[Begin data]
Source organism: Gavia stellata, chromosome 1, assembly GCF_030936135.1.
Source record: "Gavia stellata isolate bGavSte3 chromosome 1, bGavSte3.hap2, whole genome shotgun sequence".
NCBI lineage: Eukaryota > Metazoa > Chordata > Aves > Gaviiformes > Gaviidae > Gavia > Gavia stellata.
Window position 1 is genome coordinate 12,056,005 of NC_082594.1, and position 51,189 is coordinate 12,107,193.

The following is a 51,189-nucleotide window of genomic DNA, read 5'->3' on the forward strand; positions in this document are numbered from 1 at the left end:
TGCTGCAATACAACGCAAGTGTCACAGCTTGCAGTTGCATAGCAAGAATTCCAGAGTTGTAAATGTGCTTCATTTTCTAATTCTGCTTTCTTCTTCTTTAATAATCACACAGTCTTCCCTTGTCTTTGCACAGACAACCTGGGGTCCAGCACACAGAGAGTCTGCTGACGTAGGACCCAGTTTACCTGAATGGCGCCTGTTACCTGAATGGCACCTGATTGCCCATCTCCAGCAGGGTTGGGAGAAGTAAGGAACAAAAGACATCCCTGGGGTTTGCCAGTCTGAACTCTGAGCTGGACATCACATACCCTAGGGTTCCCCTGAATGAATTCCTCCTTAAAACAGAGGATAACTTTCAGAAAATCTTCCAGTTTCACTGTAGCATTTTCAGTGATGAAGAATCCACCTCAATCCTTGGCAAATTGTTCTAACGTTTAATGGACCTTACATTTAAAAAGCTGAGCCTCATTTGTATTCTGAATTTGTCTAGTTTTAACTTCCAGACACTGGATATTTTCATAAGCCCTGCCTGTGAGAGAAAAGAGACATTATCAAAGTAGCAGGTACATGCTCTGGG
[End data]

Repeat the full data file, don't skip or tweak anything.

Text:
Source organism: Gavia stellata, chromosome 1, assembly GCF_030936135.1.
Source record: "Gavia stellata isolate bGavSte3 chromosome 1, bGavSte3.hap2, whole genome shotgun sequence".
NCBI lineage: Eukaryota > Metazoa > Chordata > Aves > Gaviiformes > Gaviidae > Gavia > Gavia stellata.
Window position 1 is genome coordinate 12,056,005 of NC_082594.1, and position 51,189 is coordinate 12,107,193.

The following is a 51,189-nucleotide window of genomic DNA, read 5'->3' on the forward strand; positions in this document are numbered from 1 at the left end:
TGCTGCAATACAACGCAAGTGTCACAGCTTGCAGTTGCATAGCAAGAATTCCAGAGTTGTAAATGTGCTTCATTTTCTAATTCTGCTTTCTTCTTCTTTAATAATCACACAGTCTTCCCTTGTCTTTGCACAGACAACCTGGGGTCCAGCACACAGAGAGTCTGCTGACGTAGGACCCAGTTTACCTGAATGGCGCCTGTTACCTGAATGGCACCTGATTGCCCATCTCCAGCAGGGTTGGGAGAAGTAAGGAACAAAAGACATCCCTGGGGTTTGCCAGTCTGAACTCTGAGCTGGACATCACATACCCTAGGGTTCCCCTGAATGAATTCCTCCTTAAAACAGAGGATAACTTTCAGAAAATCTTCCAGTTTCACTGTAGCATTTTCAGTGATGAAGAATCCACCTCAATCCTTGGCAAATTGTTCTAACGTTTAATGGACCTTACATTTAAAAAGCTGAGCCTCATTTGTATTCTGAATTTGTCTAGTTTTAACTTCCAGACACTGGATATTTTCATAAGCCCTGCCTGTGAGAGAAAAGAGACATTATCAAAGTAGCAGGTACATGCTCTGGG